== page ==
Children with high-functioning autism spectrum disorder (ASD) can outgrow a critical social communication disability in adolescence according to a study published in the scientific journal Cerebral Cortex.
Younger children with ASD have trouble integrating auditory and visual cues with speech, but researchers at the Albert Einstein College of Medicine at Yeshiva University in New York have found that the problem clears up once the children are older.
"This is an extremely hopeful finding," said lead author and Professor of Paediatrics, John Foxe.
"It suggests that the neurophysiological circuits for speech in these children aren't fundamentally broken and that we might be able to do something to help them recover sooner."
According to Professor Foxe, the ability to integrate "heard" and "seen" speech signals is crucial to effective communication.
"Children who don't appropriately develop this capacity have trouble navigating educational and social settings," he said.
In a previous study, Professor Foxe and his colleagues demonstrated that children with ASD integrate multisensory information such as sound, touch and vision differently from typically developing children. Among typically developing children, multisensory integration (MSI) abilities were known to continue improving late into childhood.
The current study looked at whether one aspect of MSI — integrating audio and visual speech signals —continues to develop in high-functioning children with ASD as well. In the study, 222 children aged between 5 and 17, including both typically developing children and high-functioning children with ASD, were tested for how well they could understand speech with increasing levels of background noise.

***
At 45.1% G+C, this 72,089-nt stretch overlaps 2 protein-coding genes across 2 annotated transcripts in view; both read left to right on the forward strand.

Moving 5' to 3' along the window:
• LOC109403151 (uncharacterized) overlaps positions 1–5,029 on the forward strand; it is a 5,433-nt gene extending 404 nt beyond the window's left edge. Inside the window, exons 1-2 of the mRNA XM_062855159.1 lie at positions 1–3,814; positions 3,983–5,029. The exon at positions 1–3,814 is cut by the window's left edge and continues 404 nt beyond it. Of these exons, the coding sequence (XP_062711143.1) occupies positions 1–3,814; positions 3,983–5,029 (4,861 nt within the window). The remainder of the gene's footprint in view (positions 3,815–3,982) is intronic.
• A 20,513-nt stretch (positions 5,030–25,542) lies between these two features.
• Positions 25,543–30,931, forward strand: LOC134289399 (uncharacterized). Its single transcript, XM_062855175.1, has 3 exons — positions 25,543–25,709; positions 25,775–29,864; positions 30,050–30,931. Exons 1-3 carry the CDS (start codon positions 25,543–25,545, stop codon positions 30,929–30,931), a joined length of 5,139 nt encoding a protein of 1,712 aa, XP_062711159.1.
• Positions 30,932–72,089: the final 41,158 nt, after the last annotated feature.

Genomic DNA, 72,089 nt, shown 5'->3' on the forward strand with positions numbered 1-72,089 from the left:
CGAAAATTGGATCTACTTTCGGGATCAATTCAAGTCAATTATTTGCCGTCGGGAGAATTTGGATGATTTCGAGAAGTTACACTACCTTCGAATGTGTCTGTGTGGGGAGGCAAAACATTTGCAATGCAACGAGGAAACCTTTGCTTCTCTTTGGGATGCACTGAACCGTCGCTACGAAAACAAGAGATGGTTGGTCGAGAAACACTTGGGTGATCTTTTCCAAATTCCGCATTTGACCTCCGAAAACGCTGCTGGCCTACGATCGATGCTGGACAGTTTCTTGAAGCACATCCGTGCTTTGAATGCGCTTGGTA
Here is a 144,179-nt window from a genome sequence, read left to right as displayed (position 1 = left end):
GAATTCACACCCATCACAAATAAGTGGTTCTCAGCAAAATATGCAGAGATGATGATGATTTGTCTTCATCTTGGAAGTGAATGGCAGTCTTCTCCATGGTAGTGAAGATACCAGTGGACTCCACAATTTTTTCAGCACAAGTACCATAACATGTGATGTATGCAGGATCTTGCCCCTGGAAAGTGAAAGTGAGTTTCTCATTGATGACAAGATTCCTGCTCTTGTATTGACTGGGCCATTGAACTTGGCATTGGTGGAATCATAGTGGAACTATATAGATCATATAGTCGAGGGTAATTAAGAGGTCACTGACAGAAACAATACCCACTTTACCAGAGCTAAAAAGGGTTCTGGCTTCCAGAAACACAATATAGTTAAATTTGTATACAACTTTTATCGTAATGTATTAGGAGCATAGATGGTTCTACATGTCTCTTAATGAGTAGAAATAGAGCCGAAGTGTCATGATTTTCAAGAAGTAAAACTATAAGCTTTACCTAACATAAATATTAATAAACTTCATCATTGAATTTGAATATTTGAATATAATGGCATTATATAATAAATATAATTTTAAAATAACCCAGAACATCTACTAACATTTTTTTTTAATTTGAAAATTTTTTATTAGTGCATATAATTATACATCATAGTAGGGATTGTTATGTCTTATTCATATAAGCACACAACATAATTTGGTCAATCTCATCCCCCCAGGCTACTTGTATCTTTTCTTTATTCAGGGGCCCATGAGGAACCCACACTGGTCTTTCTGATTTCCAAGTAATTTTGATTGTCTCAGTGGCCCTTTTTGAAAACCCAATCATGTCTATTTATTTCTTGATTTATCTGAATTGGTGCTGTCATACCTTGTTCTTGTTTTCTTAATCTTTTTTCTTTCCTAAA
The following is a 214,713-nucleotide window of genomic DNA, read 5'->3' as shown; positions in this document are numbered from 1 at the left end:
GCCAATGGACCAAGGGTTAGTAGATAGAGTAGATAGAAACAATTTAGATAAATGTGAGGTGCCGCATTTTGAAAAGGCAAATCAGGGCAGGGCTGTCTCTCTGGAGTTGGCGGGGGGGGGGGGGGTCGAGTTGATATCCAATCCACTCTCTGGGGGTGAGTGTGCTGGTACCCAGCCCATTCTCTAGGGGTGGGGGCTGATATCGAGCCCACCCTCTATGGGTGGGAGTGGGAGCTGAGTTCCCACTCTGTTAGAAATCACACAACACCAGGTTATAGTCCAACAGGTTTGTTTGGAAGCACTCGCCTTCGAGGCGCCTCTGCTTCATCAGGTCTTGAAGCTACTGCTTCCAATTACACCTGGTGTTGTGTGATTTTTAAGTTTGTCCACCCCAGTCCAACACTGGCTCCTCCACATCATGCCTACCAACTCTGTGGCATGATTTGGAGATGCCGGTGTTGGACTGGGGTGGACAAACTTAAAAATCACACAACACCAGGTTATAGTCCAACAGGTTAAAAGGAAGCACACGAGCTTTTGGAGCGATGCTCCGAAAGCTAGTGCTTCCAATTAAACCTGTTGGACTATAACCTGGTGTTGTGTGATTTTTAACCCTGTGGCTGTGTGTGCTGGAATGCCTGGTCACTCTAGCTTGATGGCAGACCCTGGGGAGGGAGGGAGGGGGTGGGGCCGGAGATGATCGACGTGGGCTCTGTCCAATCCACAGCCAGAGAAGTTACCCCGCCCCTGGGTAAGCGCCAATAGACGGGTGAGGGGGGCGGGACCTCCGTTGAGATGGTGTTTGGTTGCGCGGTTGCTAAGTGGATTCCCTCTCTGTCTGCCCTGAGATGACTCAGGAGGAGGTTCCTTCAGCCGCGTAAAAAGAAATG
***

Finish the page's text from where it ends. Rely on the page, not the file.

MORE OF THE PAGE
In one test, the researchers played audio recordings of simple words. In a second test, the researchers played a video of the speaker articulating the words, but no audio. A third test presented the children with both the audio and video recordings.
The test mimics the so-called "cocktail party" effect: a noisy environment with many different people talking. In such settings, people naturally rely on both auditory and facial clues to understand what another person is saying.
"You get a surprisingly big boost out of lip-reading, compared with hearing alone," said Professor Foxe. "It's an integrative process."
- In the first test (audio alone), the children with ASD performed almost as well as typically developing children across all age groups and all background noise levels.
- In the second test (video alone), the children with ASD performed significantly worse than the typically developing children across all age groups and all background noise levels.
"But the typically developing children didn't perform very well, either," said Professor Foxe. "Most people are fairly terrible at lip-reading."
- In the third test (audio and video), the younger children with ASD, aged 6-12 years, performed much worse than the typically developing children of the same age, particularly at higher levels of background noise. However, among the older children, there was no difference in performance between the typically developing and children with ASD.
"In adolescence, something amazing happens and the kids with ASD begin to perform like the typically developing kids," said Professor Foxe.
"At this point, we can't explain why. It may be a function of a physiological change in their brain or of interventions they've received, or both. That is something we need to explore."
The researchers acknowledge some limitations to their study.
"Instead of doing a cross-sectional study like this, where we tested children at various ages, we would prefer to do a longitudinal study that would involve the same kids who'd be followed over the years from childhood through adolescence.
"We also need to find a way to study what is happening with low- and mid-functioning children with ASD. They are much less tolerant of testing and thus harder to study."
According to Professor Foxe, the work highlights the need to develop more effective therapies to help ASD children better integrate audio and visual speech signals.
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See Professor Foxe talk about the findings in this short video.